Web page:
[8] In 1950 Hartley House was divided to create two separate flats, the lower flat having accommodation on ground and basement levels and the upper flat having accommodation at first floor. Most of the garden ground, including the subjects, was retained along with the lower flat, subject to a right of access in favour of the upper flat. The applicant acquired the upper flat in about 1982. The respondent, along with members of her family, acquired the lower flat in 2003 and now owns it outright. The respondent converted the basement into a further separate flat. The upper flat is partially refurbished but work has been suspended. The applicant has also tried to create additional accommodation within the roof space but progress on this has been delayed. The upper flat is presently unoccupied with some windows boarded up.

[9] The upper flat of Hartley House is accessed towards the rear of the west elevation by way of an external stairway with a further set of internal stairs leading up to a hallway. The principal rooms face south. On the west elevation, facing the subjects, there are two rooms with windows overlooking the garden and the lawn in the subjects, namely the kitchen and a living room. The bathroom window also faces west but it has opaque glass.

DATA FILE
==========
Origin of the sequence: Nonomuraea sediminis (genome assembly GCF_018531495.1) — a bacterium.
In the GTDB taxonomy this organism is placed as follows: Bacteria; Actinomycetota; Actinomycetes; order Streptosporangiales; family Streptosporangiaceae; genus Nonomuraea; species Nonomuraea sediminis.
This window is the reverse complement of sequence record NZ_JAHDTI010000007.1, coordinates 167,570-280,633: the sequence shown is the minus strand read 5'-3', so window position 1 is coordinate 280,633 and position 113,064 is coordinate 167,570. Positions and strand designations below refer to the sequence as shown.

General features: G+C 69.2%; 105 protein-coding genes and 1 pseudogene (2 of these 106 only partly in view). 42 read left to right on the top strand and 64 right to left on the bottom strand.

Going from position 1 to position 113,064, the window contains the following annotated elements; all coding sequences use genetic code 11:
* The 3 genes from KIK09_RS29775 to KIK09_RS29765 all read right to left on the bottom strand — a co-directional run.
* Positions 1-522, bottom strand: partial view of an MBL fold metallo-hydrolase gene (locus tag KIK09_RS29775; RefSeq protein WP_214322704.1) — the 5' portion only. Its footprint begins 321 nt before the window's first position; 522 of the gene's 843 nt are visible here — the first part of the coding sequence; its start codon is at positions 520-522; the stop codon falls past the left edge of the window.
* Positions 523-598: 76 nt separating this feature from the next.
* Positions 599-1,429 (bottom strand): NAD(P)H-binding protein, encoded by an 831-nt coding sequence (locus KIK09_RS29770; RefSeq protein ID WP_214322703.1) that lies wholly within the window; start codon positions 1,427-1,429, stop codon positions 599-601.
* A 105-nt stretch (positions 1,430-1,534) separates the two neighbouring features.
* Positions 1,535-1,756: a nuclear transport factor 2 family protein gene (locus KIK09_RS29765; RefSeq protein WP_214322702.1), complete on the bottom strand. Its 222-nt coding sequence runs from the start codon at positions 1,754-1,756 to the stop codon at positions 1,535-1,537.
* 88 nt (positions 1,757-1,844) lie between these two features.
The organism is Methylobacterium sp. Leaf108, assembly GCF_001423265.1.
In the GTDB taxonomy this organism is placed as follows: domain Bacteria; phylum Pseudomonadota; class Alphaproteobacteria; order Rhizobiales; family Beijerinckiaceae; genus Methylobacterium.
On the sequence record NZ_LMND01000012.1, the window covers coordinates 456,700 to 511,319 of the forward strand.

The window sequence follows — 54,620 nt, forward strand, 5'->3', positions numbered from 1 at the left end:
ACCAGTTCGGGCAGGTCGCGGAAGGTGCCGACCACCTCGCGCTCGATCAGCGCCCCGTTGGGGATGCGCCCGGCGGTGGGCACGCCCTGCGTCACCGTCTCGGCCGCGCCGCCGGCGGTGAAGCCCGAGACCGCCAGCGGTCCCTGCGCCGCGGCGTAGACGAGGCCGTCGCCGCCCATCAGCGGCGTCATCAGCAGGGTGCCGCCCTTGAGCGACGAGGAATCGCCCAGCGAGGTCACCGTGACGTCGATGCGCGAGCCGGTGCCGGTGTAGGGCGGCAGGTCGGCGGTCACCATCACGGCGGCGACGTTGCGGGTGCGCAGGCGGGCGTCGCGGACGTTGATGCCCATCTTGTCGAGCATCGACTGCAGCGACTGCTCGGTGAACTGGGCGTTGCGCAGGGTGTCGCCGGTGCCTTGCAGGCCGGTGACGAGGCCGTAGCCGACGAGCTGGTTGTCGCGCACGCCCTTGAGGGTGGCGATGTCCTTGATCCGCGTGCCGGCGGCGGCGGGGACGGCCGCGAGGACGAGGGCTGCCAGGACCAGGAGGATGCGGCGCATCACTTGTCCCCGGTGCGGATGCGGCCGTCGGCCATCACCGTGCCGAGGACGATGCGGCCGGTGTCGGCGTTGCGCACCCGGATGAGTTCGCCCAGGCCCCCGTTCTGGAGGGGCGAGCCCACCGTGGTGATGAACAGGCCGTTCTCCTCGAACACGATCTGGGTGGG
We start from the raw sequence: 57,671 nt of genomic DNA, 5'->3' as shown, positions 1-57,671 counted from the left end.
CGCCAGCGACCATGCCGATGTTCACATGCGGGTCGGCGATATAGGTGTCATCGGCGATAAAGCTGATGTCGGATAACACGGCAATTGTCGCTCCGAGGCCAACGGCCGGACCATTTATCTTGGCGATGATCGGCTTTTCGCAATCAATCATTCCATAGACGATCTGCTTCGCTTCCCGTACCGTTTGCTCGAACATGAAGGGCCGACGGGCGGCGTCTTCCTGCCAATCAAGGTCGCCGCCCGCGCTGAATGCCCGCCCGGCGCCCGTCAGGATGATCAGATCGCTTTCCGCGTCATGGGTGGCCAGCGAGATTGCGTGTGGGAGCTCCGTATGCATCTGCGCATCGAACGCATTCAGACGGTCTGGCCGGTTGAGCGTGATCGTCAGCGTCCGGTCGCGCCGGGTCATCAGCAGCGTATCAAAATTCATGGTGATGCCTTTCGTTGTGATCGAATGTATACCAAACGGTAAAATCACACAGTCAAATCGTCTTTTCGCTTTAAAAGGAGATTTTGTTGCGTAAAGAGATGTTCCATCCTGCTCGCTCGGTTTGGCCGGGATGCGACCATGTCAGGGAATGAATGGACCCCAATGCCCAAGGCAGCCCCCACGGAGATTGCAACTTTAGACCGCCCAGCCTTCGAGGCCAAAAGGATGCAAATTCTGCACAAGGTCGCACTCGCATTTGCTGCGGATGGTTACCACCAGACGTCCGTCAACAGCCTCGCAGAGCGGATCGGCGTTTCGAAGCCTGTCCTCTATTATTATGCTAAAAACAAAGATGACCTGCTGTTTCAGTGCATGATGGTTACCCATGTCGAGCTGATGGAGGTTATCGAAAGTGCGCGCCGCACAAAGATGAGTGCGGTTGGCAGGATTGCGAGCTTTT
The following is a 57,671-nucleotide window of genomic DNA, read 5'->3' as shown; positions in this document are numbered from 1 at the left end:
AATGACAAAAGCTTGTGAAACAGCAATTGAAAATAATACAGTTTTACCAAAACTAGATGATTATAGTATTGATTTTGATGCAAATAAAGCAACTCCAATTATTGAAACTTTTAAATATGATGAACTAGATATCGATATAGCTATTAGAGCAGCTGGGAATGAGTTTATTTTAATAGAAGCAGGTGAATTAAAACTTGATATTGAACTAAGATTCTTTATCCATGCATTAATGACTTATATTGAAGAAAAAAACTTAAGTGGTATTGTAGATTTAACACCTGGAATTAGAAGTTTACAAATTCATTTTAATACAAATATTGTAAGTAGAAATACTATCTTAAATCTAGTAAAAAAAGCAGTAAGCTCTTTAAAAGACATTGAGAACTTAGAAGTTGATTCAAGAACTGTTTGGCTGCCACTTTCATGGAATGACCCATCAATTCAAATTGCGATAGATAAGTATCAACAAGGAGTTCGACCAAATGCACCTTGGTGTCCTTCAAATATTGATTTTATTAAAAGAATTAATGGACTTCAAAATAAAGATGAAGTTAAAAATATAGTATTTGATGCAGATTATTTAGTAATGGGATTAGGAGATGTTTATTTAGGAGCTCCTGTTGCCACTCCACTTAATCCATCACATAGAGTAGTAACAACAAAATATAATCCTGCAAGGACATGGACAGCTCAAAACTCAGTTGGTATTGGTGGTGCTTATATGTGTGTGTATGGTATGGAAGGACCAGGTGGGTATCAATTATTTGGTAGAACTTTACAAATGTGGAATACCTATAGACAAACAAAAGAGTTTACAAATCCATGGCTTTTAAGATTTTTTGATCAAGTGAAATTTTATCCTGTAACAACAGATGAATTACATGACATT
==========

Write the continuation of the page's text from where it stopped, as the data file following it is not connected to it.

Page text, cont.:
[10] At present the main shared vehicular access to Hartley House is from the south west corner of the property very close to a sharp, blind, right-angled corner where Viewfield Terrace turns from running roughly north-south to running east-west. Visibility is further restricted by mature shrubs and trees on either side of the drive which leads up to the front of the house. The main drive then runs to the east of Hartley House to a rear parking area where there is a garage in shared ownership. Another short section branches off on the west side of the house, affording direct vehicular access to the entrance stairway of the upper flat. A separate pedestrian access from Viewfield Terrace, approximately 20m to the east of the main entrance gate, leads by way of a gated entrance and steps to the main drive at the front of Hartley House. From the rear north west corner of the property there is a shared vehicular rear access, at present apparently unused, from the public car park adjoining Viewfield House.